Excerpt from The Republic:

US Attorney breaks silence on Montana medical marijuana crackdown, says probe will go on

HELENA, Mont. — The Justice Department has broken its long silence about last year’s crackdown on medical marijuana operations in Montana, with U.S. Attorney Michael Cotter saying more than two dozen people have been indicted so far and that prosecutions will continue.

The statement released by the U.S. Attorney’s Office is the agency’s first since a single press release was sent the day after the March 14, 2011, raids on 26 homes, offices and businesses that effectively stymied the state’s once-booming medical pot trade.

The Must Try legend.

Then, federal prosecutors said the warrants were part of a long-running investigation into drug trafficking.

More than a year later, prosecutors have provided their first update on the investigation, saying more than 25 people have been indicted on federal drug charges related to the raids and 12 people have been sentenced.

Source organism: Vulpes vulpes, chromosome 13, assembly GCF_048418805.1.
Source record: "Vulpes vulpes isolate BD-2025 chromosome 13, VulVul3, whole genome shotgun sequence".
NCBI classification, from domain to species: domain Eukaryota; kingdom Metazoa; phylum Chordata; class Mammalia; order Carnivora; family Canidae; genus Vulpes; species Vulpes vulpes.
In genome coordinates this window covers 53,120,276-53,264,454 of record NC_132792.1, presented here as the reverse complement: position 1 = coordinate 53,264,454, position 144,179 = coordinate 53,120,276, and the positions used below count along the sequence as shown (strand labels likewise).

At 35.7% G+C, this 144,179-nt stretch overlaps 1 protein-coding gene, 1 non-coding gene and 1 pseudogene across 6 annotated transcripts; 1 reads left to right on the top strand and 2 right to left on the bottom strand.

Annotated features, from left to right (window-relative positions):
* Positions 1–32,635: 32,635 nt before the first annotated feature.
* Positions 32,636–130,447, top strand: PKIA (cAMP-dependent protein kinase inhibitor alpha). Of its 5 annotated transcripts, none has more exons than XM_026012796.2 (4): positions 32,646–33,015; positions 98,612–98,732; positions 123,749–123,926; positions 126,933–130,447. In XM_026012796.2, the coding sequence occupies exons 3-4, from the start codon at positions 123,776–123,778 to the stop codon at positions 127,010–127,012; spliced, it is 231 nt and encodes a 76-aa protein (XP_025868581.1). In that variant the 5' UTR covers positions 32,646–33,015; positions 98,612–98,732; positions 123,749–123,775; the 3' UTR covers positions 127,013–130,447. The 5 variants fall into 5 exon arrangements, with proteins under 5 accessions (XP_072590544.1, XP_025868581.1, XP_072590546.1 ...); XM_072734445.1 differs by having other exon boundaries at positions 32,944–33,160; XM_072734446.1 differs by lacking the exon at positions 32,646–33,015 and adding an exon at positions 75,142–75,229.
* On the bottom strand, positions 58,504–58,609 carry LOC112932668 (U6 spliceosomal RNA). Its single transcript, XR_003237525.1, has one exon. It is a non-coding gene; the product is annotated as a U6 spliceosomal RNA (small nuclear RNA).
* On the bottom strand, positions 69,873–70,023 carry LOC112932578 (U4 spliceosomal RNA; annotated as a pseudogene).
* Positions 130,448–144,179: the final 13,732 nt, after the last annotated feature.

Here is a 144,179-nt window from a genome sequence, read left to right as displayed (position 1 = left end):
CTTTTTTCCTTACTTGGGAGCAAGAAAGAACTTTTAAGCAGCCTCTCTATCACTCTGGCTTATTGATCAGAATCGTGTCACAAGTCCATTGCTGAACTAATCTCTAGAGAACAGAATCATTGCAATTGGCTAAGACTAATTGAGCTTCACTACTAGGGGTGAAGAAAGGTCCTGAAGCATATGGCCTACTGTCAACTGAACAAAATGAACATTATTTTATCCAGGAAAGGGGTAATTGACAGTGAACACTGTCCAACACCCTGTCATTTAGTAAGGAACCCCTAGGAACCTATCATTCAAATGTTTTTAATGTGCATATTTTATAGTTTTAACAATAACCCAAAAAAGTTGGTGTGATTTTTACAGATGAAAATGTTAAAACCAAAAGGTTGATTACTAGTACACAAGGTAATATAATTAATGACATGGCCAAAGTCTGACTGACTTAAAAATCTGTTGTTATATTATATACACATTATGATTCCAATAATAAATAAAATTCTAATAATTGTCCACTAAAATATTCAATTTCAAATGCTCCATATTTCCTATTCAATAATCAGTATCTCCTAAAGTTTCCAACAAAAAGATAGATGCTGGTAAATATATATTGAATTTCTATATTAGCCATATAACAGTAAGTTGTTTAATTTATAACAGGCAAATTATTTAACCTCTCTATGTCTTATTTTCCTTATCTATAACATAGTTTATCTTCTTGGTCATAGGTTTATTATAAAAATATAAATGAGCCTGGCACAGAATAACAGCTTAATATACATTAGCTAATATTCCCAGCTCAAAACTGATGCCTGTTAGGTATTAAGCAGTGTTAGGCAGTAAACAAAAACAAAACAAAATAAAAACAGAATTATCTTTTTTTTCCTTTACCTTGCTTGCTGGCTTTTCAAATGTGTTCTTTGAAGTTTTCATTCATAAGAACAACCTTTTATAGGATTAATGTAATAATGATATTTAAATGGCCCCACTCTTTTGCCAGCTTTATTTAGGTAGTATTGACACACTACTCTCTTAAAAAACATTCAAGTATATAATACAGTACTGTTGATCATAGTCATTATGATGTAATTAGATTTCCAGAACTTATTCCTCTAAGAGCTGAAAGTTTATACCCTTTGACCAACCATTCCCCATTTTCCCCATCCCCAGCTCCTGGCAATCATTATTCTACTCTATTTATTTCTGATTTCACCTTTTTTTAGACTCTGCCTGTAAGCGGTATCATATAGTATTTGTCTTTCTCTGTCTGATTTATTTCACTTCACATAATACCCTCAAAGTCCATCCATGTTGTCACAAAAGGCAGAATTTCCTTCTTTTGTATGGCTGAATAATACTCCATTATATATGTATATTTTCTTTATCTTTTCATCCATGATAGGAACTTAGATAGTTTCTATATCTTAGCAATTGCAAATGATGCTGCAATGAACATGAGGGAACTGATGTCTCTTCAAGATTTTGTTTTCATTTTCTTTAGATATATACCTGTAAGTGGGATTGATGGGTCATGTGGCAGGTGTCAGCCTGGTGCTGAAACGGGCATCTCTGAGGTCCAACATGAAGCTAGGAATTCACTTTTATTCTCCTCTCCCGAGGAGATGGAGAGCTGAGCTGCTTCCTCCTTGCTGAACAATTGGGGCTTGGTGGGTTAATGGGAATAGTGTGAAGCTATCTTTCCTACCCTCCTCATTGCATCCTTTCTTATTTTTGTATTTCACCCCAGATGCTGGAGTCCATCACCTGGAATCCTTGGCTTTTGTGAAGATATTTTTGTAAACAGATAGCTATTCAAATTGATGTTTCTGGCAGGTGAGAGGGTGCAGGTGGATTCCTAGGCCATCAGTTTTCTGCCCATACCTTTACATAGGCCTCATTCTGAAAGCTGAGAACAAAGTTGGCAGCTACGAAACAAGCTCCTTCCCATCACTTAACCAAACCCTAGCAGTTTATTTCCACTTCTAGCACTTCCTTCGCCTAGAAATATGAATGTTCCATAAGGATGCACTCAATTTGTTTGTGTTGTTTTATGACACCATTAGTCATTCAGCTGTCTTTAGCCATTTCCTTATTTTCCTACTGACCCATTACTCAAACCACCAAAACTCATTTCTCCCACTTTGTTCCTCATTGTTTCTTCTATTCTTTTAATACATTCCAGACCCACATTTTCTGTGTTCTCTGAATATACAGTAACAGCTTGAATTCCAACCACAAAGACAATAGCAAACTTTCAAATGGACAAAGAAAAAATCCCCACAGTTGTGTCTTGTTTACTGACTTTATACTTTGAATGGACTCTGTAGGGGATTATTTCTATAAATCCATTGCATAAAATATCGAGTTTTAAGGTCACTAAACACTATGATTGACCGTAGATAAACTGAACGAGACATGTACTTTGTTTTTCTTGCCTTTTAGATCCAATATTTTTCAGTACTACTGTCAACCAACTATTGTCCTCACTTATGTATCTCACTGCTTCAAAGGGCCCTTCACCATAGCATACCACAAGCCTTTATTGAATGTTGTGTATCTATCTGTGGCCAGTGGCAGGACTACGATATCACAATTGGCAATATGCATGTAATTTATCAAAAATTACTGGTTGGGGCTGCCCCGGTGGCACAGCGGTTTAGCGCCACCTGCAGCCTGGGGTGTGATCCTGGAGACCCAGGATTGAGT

The fallout is still happening, with another recent round of arrests, indictments and plea deals.

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Cotter said prosecutors will keep targeting large-scale marijuana operations.

John Entwistle notes: As difficult as the situation is the path out is actually very clear. Re(de)scheduling. That’s the only way out of this maze. Currently we have two options for federal rescheduling. First, the Barney Frank Bill (HR 1983) & Second, the State Governor’s Rescheduling Petition. This is difficult, potentially time consuming but technically speaking the job ain’t over ‘till cannabis is removed from schedule I of the CSA.